Highway Patrol flying with advanced technology | St. Louis Public Radio

Highway Patrol flying with advanced technology

Sep 1, 2016

The Missouri State Highway Patrol is using new technology that can be described as Google Maps on steroids. It helps pilots search for missing persons and better track possible suspects.

The Augmented Reality System works with technology that has already been on highway patrol aircraft for several years. It places addresses, road names and businesses on the images produced by the Forward Looking Infrared camera, or FLIR.

“It uses Google Earth, that application. But it goes a little bit farther,” said Missouri State Highway Patrol Sergeant Al Nothum.

“It will give the block number. It will give you the address. It will give you a lot of information.”

The technology comes from Colorado-based Churchill Navigation.
Credit Provided by Churchill Navigation

Only one helicopter is equipped with ARS at this point. It is based in Jefferson City, but is available for operations throughout the state.

“It will be dispatched out and can be used and really be more a lot more helpful than just a regular FLIR.”

The Highway Patrol received a grant to install the technology for what is essentially a trial run. And it’s already proven to be helpful.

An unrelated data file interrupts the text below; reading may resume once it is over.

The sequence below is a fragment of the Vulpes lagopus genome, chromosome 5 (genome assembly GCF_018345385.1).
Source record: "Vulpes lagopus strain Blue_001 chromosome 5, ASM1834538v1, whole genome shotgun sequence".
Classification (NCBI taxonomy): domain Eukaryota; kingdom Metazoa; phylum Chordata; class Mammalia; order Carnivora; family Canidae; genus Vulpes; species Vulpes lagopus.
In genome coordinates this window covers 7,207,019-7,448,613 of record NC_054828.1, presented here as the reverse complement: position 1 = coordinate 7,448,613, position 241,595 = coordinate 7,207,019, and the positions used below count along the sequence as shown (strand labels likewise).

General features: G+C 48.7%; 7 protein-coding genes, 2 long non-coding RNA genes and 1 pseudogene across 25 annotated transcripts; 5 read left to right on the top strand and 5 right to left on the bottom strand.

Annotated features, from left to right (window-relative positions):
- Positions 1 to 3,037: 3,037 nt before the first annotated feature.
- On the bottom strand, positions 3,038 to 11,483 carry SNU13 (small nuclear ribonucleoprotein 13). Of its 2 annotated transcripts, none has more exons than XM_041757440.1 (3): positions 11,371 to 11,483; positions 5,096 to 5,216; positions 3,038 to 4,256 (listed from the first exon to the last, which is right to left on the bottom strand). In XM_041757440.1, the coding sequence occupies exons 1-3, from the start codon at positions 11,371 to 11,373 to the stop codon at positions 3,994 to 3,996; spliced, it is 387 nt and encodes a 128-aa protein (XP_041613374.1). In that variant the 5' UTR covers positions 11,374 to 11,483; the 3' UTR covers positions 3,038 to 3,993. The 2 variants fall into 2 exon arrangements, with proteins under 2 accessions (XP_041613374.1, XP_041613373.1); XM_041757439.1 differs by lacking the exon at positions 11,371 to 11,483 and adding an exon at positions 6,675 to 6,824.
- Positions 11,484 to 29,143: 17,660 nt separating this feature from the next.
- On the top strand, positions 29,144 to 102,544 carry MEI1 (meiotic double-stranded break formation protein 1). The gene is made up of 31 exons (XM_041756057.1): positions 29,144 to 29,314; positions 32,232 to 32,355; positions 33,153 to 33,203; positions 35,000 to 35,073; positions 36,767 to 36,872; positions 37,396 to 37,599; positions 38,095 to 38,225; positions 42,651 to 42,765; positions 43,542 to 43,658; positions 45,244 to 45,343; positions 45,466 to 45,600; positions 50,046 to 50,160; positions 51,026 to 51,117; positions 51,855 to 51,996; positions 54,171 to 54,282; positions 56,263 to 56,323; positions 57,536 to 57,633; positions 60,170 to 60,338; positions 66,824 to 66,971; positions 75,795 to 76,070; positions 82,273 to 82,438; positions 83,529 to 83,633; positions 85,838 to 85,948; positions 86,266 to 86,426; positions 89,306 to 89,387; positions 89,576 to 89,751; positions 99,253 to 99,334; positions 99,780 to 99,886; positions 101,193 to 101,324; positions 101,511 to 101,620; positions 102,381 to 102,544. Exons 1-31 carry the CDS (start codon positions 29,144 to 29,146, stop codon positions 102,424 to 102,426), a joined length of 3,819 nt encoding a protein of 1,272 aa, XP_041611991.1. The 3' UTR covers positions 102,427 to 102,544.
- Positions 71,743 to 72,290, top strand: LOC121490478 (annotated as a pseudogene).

Last month, a couple of motorcyclists were involved in a chase in St. Charles County after refusing to stop for state troopers. The pilot tracked the motorcycles and guided officers on the ground to their location using the advanced technology.

“Troopers went there and actually arrested them and actually found a felony amount of drugs,” Nothum said.

“It turned into a bigger thing than someone just failing to yield for an emergency vehicle.”

The helicopter with ARS is expected to be involved in an operation this week in the St. Louis area.

The ARS in use in Denver, Colorado.
Credit Provided by Churchill Navigation

Law enforcement officials point out there are more uses than following wayward drivers or tracking potential criminals.

“Such as someone lost in the woods, or out on the river,” Nothum told St. Louis Public Radio.

“It’s going to be a great tool for Missouri as far as law enforcement goes.”